Finding employment in a foreign country can seem daunting, as there may be differences in the nature of the job market, labor laws and cultural norms. Some expats may be posted abroad by their company, in which case the process is much easier. But for those who need to find a job on their own or accompanying spouses who prefer to work while abroad, the process can be a little more challenging. The German job market offers lucrative opportunities for qualified professionals. Here are some tips to increase your chances of securing worthwhile employment in Germany.Visa
The process of relocating to a foreign country begins with securing a visa. Those without any pre-existing connections to Germany such as from dual citizenship, employment transfers or marriage must go through the entire process of obtaining a visa that applies to them. Some countries have a visa waiver program with Germany and the nationals of these countries can stay in Germany for up to three months and get their visa changed upon their arrival. This allows them the time to find employment wherein their employer can also sponsor the appropriate work visa.
EU nationals do not require a work permit to work in Germany if they have a valid passport or national identity card. They only need to comply with the employment laws of the country. Non-EU nationals require a residence permit to work in Germany and this permit depends on the nature of intended employment such as non-qualified, qualified, highly qualified and self-employed.
The language barrier may pose a problem for many expats. But knowledge of the local language is an advantage, as it is an added skill that can benefit many German companies. Learning German is also helpful in daily life and can help in networking and socializing with locals. While improving your German language skills, you can keep the job search going by taking the aid of sources such as Jobbörse, the federal employment agency that also provides counseling services to help individuals find the ideal job for their skills and needs.
Qualifications and training
The educational qualifications and training required to become part of the work force can vary from one country to another. In Germany, the education and training system usually includes vocational training (Ausbildung), apprenticeship or qualification for university admission (Arbitur) along with further university degrees. Since education is available to residents at subsidized costs, Germans can take advantage of a variety of available university courses.
Qualified professionals are able to find jobs in Germany quite easily. It helps to highlight your qualifications and unique skills and locate those industries and companies that look for similar skills. Many expats take advantage of their fluency in English and find employment in teaching jobs.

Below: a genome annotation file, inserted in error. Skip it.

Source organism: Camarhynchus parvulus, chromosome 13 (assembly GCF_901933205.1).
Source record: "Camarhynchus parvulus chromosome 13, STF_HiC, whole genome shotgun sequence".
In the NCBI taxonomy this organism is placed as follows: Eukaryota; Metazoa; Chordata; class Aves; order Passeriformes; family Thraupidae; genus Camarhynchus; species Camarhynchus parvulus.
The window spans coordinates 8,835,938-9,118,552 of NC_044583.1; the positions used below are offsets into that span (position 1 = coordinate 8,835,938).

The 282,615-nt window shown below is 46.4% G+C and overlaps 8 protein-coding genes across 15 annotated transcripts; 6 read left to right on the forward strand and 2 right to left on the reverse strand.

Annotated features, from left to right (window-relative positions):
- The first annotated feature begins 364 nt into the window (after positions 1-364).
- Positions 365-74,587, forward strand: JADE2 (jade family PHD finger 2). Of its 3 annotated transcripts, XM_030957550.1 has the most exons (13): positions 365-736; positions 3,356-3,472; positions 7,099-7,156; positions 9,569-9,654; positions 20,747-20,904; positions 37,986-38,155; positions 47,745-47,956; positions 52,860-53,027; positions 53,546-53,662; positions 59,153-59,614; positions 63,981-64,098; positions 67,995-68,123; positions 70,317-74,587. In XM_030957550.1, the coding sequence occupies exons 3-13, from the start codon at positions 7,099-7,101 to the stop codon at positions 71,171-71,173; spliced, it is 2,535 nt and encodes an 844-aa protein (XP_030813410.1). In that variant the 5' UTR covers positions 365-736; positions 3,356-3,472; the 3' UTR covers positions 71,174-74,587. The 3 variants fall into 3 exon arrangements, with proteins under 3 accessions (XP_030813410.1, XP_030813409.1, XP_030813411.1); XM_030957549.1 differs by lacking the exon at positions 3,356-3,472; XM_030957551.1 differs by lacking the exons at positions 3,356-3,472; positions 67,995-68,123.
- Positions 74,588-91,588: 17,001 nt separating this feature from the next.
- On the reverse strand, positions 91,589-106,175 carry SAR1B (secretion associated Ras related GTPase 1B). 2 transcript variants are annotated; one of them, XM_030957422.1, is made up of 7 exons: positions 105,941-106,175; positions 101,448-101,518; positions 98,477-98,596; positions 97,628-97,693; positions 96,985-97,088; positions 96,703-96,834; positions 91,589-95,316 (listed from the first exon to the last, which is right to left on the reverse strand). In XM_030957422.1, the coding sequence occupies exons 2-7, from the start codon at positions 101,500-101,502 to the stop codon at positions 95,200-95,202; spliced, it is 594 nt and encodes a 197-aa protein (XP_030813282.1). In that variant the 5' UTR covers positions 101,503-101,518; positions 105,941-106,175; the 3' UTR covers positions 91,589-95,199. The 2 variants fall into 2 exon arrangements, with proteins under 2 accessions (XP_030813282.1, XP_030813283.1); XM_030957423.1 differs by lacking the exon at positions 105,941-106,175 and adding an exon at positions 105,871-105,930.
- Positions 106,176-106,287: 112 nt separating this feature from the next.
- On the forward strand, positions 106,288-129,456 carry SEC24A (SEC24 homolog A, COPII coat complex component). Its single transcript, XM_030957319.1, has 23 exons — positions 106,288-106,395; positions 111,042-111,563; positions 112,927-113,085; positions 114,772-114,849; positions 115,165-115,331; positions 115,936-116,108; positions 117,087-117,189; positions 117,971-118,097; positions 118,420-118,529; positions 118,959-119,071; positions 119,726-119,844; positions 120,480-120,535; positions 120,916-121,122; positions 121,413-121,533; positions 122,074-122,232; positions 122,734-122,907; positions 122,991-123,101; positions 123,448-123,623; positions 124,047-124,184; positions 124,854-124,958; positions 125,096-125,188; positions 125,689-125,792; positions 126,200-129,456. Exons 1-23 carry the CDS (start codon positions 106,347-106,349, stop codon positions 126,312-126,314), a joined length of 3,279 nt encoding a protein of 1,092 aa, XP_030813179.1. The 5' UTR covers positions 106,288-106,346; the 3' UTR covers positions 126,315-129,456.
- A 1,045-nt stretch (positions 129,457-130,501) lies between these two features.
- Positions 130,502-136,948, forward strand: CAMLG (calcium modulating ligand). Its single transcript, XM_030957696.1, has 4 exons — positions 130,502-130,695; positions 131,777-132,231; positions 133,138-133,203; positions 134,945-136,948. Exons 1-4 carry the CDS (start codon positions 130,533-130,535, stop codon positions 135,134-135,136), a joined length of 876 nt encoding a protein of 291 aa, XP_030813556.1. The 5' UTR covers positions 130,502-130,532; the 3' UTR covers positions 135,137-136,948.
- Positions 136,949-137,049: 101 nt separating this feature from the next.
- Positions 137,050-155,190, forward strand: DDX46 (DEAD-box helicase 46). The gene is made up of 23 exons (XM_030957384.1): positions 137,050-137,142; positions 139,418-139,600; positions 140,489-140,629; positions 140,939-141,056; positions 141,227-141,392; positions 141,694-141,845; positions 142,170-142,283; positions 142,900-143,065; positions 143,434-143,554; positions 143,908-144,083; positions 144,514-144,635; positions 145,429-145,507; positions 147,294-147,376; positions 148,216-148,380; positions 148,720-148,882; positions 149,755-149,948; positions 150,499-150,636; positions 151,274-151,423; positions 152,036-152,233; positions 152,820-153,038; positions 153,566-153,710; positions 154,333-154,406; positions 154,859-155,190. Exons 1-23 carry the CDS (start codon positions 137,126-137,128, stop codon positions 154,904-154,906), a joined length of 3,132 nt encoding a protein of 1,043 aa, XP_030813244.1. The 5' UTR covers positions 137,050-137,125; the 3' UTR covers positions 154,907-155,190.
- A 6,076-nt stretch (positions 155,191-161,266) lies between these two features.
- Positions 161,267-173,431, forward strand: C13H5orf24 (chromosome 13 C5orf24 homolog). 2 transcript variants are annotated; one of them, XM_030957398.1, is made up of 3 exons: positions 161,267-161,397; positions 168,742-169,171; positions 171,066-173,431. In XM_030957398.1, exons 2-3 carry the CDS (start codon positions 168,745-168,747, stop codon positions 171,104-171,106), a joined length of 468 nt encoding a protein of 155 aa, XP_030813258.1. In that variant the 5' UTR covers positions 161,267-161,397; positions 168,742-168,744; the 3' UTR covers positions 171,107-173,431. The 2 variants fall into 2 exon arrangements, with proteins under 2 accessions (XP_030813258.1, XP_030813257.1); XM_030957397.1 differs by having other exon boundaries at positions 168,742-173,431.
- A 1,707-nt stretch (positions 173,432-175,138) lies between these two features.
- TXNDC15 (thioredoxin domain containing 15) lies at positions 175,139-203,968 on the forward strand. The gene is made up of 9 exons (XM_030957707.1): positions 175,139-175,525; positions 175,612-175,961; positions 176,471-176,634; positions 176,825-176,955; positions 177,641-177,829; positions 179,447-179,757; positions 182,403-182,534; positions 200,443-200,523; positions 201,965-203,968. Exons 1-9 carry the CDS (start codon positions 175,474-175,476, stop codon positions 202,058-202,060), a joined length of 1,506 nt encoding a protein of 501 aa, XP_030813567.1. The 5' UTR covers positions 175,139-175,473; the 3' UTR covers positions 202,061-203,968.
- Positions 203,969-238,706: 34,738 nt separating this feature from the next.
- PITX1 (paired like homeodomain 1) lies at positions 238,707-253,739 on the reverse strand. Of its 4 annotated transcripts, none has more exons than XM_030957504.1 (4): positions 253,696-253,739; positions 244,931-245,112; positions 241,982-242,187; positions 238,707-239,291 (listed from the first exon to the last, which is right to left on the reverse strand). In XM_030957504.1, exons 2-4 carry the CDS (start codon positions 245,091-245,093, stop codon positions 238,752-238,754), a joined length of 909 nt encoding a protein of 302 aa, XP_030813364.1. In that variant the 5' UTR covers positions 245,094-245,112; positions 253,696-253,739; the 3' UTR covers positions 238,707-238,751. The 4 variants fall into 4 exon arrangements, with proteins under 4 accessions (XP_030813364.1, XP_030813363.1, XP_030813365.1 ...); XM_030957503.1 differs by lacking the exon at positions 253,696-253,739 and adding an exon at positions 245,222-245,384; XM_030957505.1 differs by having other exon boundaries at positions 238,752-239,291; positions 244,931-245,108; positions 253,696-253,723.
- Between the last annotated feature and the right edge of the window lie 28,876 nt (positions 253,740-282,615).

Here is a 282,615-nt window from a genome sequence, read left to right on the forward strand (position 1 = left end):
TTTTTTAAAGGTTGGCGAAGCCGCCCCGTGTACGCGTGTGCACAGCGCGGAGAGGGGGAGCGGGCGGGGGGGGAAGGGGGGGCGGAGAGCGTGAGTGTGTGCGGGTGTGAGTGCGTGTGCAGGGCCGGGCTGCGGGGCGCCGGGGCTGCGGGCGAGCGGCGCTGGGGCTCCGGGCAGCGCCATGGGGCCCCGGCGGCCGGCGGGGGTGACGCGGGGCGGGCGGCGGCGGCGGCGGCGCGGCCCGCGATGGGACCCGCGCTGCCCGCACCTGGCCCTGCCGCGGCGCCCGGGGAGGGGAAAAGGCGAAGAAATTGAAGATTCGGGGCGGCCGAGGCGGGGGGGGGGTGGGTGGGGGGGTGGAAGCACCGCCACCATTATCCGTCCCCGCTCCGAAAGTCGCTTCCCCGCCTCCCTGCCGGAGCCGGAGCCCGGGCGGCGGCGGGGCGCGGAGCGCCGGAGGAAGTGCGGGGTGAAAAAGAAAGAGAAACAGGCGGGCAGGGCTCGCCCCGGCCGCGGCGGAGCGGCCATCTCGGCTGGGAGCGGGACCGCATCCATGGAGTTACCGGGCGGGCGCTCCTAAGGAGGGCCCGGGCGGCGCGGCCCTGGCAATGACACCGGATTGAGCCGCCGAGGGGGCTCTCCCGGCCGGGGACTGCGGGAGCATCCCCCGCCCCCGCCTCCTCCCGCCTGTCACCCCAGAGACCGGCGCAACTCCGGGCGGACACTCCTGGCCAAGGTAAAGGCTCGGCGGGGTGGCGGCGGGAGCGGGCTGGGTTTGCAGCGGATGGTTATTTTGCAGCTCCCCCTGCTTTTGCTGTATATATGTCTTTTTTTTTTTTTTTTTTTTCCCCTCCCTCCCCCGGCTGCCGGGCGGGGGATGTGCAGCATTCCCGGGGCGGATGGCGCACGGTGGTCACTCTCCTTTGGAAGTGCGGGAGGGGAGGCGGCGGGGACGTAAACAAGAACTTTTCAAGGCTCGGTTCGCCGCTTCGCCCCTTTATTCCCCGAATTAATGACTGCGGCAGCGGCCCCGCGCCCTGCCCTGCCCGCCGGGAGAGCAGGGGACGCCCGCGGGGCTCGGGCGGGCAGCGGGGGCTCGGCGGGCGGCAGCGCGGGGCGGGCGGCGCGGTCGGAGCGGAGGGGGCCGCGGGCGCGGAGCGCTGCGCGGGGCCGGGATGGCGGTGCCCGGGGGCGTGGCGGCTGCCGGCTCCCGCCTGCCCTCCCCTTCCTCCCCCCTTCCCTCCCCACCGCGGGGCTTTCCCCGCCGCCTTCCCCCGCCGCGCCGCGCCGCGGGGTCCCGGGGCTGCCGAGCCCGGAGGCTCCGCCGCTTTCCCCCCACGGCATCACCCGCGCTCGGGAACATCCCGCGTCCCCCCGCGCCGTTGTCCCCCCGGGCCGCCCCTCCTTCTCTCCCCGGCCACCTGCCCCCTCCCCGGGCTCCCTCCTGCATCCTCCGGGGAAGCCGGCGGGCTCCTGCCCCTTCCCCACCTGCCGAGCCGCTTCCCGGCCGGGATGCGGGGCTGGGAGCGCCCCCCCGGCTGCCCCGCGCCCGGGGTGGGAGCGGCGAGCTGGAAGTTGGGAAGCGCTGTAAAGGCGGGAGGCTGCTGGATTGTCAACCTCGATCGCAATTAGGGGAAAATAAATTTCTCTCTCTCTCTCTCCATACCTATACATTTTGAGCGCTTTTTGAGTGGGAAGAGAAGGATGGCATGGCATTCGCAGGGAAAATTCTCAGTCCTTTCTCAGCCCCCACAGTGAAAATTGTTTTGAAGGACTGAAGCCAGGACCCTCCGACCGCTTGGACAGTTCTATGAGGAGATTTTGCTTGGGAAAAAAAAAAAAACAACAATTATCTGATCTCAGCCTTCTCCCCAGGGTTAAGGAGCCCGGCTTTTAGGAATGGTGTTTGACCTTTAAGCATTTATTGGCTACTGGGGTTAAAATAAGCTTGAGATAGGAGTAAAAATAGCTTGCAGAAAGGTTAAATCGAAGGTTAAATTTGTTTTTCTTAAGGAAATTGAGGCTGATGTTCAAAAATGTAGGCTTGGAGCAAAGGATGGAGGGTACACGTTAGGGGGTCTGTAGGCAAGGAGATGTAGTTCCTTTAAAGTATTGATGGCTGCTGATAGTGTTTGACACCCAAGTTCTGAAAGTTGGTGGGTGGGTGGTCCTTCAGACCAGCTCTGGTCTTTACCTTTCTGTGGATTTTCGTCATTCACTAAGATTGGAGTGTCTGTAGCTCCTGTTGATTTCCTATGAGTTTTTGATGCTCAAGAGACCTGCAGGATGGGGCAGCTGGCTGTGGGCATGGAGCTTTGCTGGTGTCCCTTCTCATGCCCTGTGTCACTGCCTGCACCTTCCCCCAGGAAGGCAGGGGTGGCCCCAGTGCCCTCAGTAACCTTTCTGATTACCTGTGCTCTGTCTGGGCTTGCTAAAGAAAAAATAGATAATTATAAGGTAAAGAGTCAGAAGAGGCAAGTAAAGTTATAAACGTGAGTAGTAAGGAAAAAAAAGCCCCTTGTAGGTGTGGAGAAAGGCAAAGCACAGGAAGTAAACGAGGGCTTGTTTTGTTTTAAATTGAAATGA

Your CV or lebenslauf must be comprehensive and should detail all previous professional positions in reverse chronological order. It should also include educational degrees, final grades and extra-curricular activities. Most German employers also expect to see details like birth date, marital status and number of children. A recent photograph is also required along with your CV. Besides the CV; employers expect to see written recommendations by previous employers. If you choose to use a recruitment agency, you will be advised about which documents are essential and you will also get an idea about the salary and benefits you can expect.
Any company offering a job must provide a contract. A temporary contract (befristete Arbeitsvertrag) may be provided in some cases, which can be valid for one or more years. A limited contract may be renewed if the employer and employee choose to do so. It is then converted into an unlimited contract (unbefristete Arbeitsvertag). The contract must define the main responsibilities of the employee, salary, benefits and working hours. Professional life in Germany tends to be organized and regulated; therefore employment contracts are similar across industries and companies.
Employers are not permitted to include any hidden clauses. Employees can terminate a contract within 14 days of their probation period, but it must be followed by a 28-day notice period. According to German law, notice must be given on the 14th or the last day of the month.